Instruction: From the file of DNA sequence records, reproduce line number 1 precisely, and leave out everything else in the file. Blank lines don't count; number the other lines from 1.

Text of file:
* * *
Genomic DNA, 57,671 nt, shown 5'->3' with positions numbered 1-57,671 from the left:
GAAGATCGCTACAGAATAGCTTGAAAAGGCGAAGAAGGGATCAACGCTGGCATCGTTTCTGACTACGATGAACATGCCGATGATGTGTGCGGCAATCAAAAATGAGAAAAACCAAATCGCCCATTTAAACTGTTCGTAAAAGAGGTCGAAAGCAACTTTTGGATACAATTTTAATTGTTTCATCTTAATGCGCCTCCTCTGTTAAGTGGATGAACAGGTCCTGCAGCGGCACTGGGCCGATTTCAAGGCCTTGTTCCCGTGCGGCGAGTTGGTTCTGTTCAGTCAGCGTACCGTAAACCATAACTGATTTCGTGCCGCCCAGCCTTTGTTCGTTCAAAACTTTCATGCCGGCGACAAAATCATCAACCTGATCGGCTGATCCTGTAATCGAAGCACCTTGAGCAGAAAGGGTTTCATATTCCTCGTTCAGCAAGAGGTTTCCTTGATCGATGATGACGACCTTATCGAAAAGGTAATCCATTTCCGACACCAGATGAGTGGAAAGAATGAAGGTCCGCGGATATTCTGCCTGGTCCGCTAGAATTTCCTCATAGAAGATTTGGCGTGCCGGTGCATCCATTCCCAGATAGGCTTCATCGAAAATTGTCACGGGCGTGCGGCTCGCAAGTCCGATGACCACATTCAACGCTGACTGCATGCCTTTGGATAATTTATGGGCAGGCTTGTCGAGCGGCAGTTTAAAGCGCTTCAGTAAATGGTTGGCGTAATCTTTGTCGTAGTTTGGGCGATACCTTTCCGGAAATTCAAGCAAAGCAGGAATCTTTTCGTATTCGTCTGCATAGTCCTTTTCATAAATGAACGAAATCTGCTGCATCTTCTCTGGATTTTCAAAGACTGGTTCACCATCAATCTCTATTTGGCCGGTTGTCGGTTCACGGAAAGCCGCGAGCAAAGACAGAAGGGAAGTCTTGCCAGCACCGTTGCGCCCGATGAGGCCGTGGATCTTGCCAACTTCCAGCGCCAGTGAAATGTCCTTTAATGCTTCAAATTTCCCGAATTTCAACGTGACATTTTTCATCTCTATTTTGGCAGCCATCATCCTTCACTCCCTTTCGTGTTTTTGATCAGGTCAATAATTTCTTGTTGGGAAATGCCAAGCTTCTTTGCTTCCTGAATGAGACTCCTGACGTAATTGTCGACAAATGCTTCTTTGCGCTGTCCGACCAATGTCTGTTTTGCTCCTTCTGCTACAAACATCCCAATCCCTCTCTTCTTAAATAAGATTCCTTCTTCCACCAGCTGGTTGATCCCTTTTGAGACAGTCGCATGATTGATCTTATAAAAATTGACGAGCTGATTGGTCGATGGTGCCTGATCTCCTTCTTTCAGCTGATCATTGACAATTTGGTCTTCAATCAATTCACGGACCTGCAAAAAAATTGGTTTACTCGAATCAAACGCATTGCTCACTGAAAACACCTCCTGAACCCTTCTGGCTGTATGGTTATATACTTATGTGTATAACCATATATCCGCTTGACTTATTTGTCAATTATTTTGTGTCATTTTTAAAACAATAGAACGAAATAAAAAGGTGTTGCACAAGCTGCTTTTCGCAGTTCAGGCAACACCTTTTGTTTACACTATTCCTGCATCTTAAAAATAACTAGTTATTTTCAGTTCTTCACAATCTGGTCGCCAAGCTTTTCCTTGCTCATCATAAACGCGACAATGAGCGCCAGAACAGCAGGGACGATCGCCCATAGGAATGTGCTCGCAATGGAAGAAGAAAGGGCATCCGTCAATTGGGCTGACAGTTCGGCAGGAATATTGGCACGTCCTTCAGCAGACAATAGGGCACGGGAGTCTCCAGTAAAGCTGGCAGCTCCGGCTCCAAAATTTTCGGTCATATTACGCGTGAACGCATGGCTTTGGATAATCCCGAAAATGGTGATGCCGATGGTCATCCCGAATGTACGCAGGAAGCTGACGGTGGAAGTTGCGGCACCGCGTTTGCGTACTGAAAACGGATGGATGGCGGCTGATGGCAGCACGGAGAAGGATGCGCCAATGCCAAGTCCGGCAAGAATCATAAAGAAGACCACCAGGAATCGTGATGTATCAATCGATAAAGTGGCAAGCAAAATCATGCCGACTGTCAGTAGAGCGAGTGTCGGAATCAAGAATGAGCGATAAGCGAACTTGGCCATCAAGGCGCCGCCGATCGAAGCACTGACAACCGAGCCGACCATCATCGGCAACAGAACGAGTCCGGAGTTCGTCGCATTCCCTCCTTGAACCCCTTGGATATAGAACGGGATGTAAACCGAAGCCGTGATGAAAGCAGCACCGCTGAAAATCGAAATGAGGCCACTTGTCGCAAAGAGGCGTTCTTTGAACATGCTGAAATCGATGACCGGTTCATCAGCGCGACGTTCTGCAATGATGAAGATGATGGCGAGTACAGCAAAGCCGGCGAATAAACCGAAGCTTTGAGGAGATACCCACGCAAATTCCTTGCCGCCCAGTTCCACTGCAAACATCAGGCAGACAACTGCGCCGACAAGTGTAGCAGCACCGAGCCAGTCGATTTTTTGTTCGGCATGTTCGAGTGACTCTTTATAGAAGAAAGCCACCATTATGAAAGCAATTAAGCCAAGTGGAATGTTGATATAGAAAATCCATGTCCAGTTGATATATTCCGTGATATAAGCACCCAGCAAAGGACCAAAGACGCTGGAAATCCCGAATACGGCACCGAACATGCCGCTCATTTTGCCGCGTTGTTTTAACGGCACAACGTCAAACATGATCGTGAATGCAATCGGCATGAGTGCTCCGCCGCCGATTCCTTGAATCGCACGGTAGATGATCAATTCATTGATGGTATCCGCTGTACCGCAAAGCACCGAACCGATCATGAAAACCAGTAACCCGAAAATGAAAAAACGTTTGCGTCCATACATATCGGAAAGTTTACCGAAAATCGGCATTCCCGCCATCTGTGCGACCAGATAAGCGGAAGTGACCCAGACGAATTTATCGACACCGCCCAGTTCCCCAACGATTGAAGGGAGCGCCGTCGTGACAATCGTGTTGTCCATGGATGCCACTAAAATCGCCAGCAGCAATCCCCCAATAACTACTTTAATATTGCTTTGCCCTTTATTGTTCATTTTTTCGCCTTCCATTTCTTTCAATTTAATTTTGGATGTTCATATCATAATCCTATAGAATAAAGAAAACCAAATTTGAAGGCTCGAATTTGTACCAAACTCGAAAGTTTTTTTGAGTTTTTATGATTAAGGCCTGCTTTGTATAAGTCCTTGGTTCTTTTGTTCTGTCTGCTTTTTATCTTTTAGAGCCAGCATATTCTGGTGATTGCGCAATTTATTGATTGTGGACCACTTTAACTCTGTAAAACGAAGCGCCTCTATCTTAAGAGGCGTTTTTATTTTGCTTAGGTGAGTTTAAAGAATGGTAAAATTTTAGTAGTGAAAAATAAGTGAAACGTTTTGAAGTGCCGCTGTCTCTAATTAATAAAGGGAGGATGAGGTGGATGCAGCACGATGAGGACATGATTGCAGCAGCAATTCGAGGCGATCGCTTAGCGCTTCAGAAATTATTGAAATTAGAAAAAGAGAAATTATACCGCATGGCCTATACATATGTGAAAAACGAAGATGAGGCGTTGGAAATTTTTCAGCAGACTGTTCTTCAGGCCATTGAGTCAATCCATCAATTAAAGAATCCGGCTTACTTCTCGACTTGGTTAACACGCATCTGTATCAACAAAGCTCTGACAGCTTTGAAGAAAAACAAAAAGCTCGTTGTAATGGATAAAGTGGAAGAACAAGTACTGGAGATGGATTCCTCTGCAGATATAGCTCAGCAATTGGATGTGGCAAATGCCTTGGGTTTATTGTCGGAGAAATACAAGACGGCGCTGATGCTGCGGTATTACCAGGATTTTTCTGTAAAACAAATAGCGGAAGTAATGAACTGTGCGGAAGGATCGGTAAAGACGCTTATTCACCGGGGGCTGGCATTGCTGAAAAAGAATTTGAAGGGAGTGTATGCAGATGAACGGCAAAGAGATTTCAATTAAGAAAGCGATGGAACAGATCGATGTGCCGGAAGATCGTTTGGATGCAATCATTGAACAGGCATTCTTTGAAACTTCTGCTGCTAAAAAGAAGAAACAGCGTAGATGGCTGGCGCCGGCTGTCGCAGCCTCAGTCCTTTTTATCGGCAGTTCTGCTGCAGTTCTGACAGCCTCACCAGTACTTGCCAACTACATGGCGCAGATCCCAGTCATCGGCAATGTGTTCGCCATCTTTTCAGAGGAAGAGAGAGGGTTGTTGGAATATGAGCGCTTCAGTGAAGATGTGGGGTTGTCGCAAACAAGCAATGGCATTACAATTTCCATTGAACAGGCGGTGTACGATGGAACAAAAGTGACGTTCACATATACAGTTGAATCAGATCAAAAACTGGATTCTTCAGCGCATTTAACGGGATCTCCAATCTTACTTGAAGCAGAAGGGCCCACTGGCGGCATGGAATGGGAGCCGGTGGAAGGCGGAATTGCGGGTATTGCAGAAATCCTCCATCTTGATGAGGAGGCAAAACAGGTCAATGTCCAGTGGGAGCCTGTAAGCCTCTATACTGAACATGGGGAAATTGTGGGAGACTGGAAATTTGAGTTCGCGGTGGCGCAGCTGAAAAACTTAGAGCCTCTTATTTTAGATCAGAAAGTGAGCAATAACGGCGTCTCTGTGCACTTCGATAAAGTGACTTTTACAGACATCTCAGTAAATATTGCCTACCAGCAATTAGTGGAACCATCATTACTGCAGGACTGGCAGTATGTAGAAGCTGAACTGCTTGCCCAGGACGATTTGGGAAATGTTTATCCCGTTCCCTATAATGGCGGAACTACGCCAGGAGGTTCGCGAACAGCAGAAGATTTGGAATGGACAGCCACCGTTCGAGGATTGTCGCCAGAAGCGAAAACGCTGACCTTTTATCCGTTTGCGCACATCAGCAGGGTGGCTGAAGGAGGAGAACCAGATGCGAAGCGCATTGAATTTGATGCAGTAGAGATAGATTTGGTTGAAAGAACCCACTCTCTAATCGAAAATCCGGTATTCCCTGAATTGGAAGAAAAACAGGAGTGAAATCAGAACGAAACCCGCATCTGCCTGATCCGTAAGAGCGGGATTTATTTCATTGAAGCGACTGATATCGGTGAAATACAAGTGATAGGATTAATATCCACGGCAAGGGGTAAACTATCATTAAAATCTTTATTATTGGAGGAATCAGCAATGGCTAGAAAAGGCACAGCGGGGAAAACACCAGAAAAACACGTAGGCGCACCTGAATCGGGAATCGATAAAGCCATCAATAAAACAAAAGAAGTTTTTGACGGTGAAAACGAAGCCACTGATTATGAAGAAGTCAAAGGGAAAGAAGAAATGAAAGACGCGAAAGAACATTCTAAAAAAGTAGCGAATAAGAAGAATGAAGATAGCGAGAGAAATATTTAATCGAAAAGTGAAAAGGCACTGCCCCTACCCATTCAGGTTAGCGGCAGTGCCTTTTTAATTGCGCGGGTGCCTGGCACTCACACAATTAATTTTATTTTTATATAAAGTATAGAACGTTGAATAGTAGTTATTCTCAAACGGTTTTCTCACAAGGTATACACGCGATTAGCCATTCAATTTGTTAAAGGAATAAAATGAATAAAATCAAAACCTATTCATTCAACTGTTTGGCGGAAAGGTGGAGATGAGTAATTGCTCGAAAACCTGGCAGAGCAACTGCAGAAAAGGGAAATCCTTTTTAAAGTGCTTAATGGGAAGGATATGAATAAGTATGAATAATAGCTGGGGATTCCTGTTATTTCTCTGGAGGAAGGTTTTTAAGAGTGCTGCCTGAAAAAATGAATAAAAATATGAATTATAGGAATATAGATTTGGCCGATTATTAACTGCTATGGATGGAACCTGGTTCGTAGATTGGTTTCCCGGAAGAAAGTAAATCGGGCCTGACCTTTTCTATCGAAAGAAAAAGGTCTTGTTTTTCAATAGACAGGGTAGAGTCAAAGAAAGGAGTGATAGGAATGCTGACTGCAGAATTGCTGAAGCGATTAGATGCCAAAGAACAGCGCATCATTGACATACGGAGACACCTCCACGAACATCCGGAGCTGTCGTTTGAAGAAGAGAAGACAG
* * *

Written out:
Genomic DNA, 57,671 nt, shown 5'->3' with positions numbered 1-57,671 from the left: